Increased Survival with Enzalutamide in Prostate Cancer after Chemotherapy

BACKGROUND: Enzalutamide (formerly called MDV3100) targets multiple steps in the androgen-receptor-signaling pathway, the major driver of prostate cancer growth. We aimed to evaluate whether enzalutamide prolongs survival in men with castration-resistant prostate cancer after chemotherapy.

METHODS: In our phase 3, double-blind, placebo-controlled trial, we stratified 1199 men with castration-resistant prostate cancer after chemotherapy according to the Eastern Cooperative Oncology Group performance-status score and pain intensity. We randomly assigned them, in a 2:1 ratio, to receive oral enzalutamide at a dose of 160 mg per day (800 patients) or placebo (399 patients). The primary end point was overall survival.

RESULTS: The study was stopped after a planned interim analysis at the time of 520 deaths. The median overall survival was 18.4 months (95% confidence interval [CI], 17.3 to not yet reached) in the enzalutamide group versus 13.6 months (95% CI, 11.3 to 15.8) in the placebo group (hazard ratio for death in the enzalutamide group, 0.63; 95% CI, 0.53 to 0.75; P<0.001). The superiority of enzalutamide over placebo was shown with respect to all secondary end points: the proportion of patients with a reduction in the prostate-specific antigen (PSA) level by 50% or more (54% vs. 2%, P<0.001), the soft-tissue response rate (29% vs. 4%, P<0.001), the quality-of-life response rate (43% vs. 18%, P<0.001), the time to PSA progression (8.3 vs. 3.0 months; hazard ratio, 0.25; P<0.001), radiographic progression-free survival (8.3 vs. 2.9 months; hazard ratio, 0.40; P<0.001), and the time to the first skeletal-related event (16.7 vs. 13.3 months; hazard ratio, 0.69; P<0.001). Rates of fatigue, diarrhea, and hot flashes were higher in the enzalutamide group. Seizures were reported in five patients (0.6%) receiving enzalutamide.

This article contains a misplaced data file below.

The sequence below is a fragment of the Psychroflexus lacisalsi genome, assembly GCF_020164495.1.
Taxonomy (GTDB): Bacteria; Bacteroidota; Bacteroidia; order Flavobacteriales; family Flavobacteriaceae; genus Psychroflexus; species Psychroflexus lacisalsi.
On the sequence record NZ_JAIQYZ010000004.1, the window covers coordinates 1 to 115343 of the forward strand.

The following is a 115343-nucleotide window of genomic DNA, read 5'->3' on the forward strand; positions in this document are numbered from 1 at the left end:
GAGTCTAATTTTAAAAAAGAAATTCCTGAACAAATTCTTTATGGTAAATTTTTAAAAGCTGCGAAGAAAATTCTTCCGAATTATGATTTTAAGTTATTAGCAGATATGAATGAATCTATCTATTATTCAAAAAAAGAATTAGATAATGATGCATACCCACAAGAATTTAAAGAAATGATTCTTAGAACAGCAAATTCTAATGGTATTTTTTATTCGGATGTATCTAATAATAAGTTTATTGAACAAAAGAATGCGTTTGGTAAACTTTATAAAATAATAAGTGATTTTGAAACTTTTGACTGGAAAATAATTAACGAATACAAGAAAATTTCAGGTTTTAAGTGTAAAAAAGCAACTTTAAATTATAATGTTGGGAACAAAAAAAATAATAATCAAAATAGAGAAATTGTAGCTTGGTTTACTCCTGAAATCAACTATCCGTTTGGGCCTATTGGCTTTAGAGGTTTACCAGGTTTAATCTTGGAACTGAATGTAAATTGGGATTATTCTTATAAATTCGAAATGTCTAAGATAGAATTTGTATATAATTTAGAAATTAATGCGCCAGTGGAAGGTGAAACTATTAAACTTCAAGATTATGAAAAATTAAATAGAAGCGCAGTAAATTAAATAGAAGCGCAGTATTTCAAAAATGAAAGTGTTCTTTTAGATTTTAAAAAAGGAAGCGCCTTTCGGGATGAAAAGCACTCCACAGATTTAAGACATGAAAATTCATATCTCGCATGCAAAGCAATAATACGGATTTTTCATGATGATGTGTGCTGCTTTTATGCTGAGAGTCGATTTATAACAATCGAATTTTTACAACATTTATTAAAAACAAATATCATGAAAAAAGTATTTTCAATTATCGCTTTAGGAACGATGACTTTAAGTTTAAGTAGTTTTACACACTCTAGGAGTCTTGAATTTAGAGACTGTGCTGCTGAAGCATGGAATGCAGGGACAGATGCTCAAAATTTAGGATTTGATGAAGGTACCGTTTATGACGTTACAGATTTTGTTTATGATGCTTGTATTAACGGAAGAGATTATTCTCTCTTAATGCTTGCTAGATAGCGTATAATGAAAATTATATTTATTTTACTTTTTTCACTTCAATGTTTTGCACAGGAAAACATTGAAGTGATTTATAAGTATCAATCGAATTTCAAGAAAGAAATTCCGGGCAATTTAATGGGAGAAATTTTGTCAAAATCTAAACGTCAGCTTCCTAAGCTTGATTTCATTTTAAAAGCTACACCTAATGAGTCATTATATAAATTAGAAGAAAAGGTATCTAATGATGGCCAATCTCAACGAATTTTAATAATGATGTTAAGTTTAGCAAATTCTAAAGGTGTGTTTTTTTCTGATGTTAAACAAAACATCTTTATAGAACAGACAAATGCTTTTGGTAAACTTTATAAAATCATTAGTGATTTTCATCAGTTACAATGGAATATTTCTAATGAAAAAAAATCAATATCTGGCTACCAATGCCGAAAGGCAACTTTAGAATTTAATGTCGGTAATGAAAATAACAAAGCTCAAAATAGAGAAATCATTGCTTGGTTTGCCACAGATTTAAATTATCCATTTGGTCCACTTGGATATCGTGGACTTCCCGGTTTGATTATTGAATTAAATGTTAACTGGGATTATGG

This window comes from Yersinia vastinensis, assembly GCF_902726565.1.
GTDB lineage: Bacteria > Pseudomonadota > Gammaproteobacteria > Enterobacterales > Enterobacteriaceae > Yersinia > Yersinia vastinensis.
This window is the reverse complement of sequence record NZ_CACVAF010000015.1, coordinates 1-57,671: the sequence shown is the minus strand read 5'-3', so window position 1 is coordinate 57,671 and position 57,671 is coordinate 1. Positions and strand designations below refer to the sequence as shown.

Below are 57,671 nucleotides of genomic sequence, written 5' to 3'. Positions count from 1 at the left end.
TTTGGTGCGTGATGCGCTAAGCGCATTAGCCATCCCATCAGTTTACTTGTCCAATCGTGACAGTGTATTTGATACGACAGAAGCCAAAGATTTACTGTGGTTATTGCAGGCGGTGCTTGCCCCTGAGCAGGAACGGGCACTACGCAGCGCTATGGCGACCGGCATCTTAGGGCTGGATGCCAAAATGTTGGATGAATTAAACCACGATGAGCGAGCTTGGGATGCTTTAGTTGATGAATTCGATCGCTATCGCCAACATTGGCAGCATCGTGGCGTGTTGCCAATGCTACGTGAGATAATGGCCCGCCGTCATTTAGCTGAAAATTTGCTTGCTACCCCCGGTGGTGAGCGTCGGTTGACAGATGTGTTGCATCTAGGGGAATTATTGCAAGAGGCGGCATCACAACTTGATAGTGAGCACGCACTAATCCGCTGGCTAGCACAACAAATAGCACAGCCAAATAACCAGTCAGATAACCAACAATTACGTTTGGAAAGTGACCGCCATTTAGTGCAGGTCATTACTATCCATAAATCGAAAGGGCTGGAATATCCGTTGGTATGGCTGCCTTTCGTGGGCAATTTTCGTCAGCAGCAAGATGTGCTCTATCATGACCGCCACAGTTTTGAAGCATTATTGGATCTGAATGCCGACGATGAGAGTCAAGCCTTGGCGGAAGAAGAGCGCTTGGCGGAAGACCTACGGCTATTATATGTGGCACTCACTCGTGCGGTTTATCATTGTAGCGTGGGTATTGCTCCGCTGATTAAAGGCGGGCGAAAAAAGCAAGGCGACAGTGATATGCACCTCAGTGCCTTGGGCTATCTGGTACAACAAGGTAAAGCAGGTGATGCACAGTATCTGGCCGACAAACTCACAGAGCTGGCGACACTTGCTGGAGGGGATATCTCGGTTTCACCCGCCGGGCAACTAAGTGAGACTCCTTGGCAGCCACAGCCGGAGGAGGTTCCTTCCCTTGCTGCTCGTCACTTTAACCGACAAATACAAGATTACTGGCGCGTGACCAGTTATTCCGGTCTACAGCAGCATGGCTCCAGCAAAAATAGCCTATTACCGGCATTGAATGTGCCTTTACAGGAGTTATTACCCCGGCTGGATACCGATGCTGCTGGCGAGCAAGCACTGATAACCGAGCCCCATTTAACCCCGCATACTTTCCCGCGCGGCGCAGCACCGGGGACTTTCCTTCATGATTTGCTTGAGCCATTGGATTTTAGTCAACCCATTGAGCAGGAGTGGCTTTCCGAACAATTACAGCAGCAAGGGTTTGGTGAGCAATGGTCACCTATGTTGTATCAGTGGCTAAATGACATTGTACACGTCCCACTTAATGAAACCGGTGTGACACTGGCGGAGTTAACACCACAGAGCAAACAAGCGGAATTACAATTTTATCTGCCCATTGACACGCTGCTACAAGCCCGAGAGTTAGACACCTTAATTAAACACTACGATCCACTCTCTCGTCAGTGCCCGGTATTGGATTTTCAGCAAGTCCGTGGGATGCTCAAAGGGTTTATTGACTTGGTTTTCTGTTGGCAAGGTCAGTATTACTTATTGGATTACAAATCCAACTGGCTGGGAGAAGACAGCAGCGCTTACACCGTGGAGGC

CONCLUSIONS: Enzalutamide significantly prolonged the survival of men with metastatic castration-resistant prostate cancer after chemotherapy. (Funded by Medivation and Astellas Pharma Global Development; AFFIRM number, NCT00974311).

New England Journal of Medicine. 2012 Aug 15 [Epub ahead of print]

Howard I. Scher, M.D.,1,2 Karim Fizazi, M.D., Ph.D.,3 Fred Saad, M.D.,4 Mary-Ellen Taplin, M.D.,5 Cora N. Sternberg, M.D.,6 Kurt Miller, M.D.,7 Ronald de Wit, M.D.,8 Peter Mulders, M.D., Ph.D.,9 Kim N. Chi, M.D.,10 Neal D. Shore, M.D.,11 Andrew J. Armstrong, M.D.,12 Thomas W. Flaig, M.D.,13 Aude Fléchon, M.D., Ph.D.,14 Paul Mainwaring, M.D.,15 Mark Fleming, M.D.,16 John D. Hainsworth, M.D.,17 Mohammad Hirmand, M.D.,18 Bryan Selby, M.S.,18 Lynn Seely, M.D.,18 and Johann S. de Bono, M.B., Ch.B., Ph.D.19 for the AFFIRM Investigators

1. Memorial Sloan-Kettering Cancer Center, New York, New York
2. Weill Cornell Medical College, New York, New York
3. Institut Gustave Roussy, University of Paris Sud, Villejuif, France
4. University of Montreal Hospital Center, Montreal, Canada
5. Dana–Farber Cancer Institute, Boston, Massachusetts
6. San Camillo–Forlanini Hospital, Rome, Italy
7. Charité Universitätsmedizin, Berlin, Germany
8. Erasmus University Medical Center, Rotterdam, Netherlands
9. Radboud University Medical Center, Nijmegen, Netherlands
10. British Columbia Cancer Agency, Vancouver, Canada
11. Carolina Urologic Center, Myrtle Beach, South Carolina
12. Duke Cancer Institute, Duke University, Durham, North Carolina
13. University of Colorado Cancer Center, Aurora, Colorado
14. Centre Léon Bérard–Centre Régional de Lutte contre le Cancer Rhône-Alpes, Lyon, France
15. Mater Private Hospital, South Brisbane, Australia
16. Virginia Oncology Associates, Norfolk, Virginia
17. Sarah Cannon Research Institute, Nashville, Tennessee
18. Medivation, San Francisco, California
19. Institute for Cancer Research and Royal Marsden Hospital, Sutton, United Kingdom


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